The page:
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Cambridgeshire and Peterborough CCG suspends funded IVF indefinitely

12 August 2019
Appeared in BioNews 1010

The Cambridgeshire and Peterborough Clinical Commissioning Group (CCG) has decided to withdraw NHS-funded fertility services after a temporary suspension in 2017. 

The move to cut all routine IVF services for women under 40 was taken as a cost-saving measure to improve the CCG's deficit. Since ceasing services, the Cambridgeshire and Peterborough CCG saved £598,000 last year and predicts to save more in future, which it says could be 'used to fund a range of other vital healthcare services'. The CCG did not specify an end date, but said it 'will only review the decision again when it has achieved a financial surplus'.

The withdrawal was made despite a recommendation by the Department of Health and Social Care to provide services and weeks after former health minister Jackie Doyle-Price urged England's 195 CCGs to end the IVF postcode lottery (see BioNews 1003).

Shailesh Vara, MP for North West Cambridgeshire, expressed his disappointment at the decision saying: 'For far too long, fertility services have been seen as a ''postcode lottery'' aspect of NHS care and this deeply unfair decision will cause untold distress and suffering to couples wishing to start a family.'

Sarah Norcross, co-chair of campaign group Fertility Fairness and director of Progress Educational Trust (which publishes BioNews), added: 'Fertility patients in Cambridgeshire and Peterborough will be devastated to hear that the clinical commissioning group has decided to remove access to NHS IVF indefinitely – despite the government's warning that it is unacceptable to do so and that the IVF postcode lottery blights patients' lives and damages the NHS' reputation.' 

NHS-funded routine IVF treatment for women under 40 is available almost everywhere else in England, only four other CCGs - including three in the east of England - do not offer it. 'There are only five areas in the country where no IVF is being offered at all. It seems difficult to comprehend that other CCGs can manage their budgets such that they can afford to offer this treatment and Cambridgeshire and Peterborough can't,' said Norcross.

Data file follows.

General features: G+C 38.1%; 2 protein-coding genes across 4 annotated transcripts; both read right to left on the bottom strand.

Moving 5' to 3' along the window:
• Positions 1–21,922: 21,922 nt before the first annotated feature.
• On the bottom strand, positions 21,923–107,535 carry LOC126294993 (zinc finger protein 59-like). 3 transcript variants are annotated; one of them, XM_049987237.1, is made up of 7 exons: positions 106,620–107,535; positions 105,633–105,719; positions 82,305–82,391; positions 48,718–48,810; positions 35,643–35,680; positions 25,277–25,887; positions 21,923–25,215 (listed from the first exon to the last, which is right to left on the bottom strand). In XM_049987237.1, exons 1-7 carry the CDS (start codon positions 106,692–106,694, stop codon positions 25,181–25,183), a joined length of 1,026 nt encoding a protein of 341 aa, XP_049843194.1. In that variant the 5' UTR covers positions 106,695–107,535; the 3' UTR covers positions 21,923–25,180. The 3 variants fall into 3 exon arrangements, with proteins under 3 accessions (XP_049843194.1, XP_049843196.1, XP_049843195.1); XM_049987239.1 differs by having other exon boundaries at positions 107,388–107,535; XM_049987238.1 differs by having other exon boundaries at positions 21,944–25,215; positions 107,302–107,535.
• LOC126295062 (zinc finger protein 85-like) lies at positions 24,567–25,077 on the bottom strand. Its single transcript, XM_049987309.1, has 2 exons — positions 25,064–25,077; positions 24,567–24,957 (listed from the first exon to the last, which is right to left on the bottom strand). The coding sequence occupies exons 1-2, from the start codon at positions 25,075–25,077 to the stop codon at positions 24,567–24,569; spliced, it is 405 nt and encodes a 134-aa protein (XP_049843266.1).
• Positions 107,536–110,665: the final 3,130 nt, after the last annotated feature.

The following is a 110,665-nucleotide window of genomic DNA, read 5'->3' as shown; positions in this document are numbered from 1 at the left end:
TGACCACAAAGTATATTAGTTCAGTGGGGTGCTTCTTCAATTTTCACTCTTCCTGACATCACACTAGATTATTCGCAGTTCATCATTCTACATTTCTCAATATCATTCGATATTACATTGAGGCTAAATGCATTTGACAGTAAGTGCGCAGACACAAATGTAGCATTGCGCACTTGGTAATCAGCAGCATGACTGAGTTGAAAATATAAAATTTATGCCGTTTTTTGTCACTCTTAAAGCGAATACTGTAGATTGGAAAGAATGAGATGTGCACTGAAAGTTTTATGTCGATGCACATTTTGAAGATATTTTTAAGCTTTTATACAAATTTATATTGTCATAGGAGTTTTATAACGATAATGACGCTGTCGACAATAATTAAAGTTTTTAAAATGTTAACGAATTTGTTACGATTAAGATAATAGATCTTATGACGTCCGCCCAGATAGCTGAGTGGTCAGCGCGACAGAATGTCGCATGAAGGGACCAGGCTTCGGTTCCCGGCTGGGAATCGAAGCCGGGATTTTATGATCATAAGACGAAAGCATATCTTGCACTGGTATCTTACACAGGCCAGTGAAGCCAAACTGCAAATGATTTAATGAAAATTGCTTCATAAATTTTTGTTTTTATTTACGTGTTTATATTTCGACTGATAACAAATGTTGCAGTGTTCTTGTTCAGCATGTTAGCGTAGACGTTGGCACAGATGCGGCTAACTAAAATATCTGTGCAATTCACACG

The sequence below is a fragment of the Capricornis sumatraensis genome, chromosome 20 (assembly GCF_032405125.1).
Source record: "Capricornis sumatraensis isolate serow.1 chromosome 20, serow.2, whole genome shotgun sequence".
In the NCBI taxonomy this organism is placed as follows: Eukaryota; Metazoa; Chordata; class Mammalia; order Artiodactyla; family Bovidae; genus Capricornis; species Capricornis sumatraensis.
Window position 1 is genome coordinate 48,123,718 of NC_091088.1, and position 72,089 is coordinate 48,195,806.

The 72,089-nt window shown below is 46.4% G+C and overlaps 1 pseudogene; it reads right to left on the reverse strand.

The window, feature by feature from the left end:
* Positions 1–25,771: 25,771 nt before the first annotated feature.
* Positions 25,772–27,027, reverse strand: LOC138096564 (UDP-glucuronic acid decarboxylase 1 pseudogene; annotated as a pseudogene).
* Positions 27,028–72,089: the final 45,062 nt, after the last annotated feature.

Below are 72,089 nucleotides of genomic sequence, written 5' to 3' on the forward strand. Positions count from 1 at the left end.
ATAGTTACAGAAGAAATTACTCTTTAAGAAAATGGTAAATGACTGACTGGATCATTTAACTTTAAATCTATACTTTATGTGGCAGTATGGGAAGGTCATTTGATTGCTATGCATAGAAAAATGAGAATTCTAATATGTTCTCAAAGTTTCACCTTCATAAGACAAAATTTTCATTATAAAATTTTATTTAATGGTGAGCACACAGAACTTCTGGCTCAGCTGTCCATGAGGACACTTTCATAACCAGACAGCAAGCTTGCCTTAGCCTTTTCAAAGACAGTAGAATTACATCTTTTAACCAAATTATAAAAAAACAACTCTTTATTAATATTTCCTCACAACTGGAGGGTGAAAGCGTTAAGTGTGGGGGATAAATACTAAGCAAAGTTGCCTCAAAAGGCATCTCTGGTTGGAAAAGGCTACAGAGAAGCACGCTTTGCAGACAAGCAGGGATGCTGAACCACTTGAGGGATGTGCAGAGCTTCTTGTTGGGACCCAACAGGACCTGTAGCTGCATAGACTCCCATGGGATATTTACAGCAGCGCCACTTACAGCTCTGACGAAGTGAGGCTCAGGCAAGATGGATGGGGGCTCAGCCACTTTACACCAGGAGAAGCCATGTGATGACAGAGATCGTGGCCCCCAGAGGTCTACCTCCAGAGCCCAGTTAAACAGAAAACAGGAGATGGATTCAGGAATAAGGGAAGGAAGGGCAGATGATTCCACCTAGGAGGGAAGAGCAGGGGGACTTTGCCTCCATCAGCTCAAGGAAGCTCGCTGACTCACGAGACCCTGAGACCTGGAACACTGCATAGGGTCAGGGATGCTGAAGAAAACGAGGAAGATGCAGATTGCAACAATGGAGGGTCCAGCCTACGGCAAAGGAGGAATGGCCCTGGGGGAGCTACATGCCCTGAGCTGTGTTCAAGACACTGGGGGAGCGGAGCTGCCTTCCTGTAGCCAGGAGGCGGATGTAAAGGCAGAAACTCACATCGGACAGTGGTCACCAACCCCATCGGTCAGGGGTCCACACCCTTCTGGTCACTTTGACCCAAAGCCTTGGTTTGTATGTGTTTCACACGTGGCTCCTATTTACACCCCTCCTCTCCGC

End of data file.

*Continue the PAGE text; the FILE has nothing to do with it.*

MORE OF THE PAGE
In a statement last week, Dr Gary Howsam, clinical chair of the CCG, said: 'Clinicians and managers alike acknowledge that this was a difficult decision in the current financial climate, it was not reasonable to reinstate the service.' He added that the CCG did not observe a rise in mental health incidents or multiple births as a result of its temporary withdrawal of IVF. It continues to offer a limited set of fertility treatments in exceptional circumstances.

Gwenda Burns, acting co-chair of Fertility Fairness and head of charity operations at Fertility Network, told the Cambridge Independent: 'This is a cruel, unfair decision. Infertility affects 3.5 million people and has a far-reaching impact: 90 percent of people are depressed and 42 percent feel suicidal. It is appalling that Cambridgeshire and Peterborough CCG is ignoring the devastation infertility wreaks and refusing to allow access to NHS treatment.'

Meanwhile, in a positive move, the North East Essex CCG announced that it will review a prior decision, made in 2015, to withdraw IVF treatment. 

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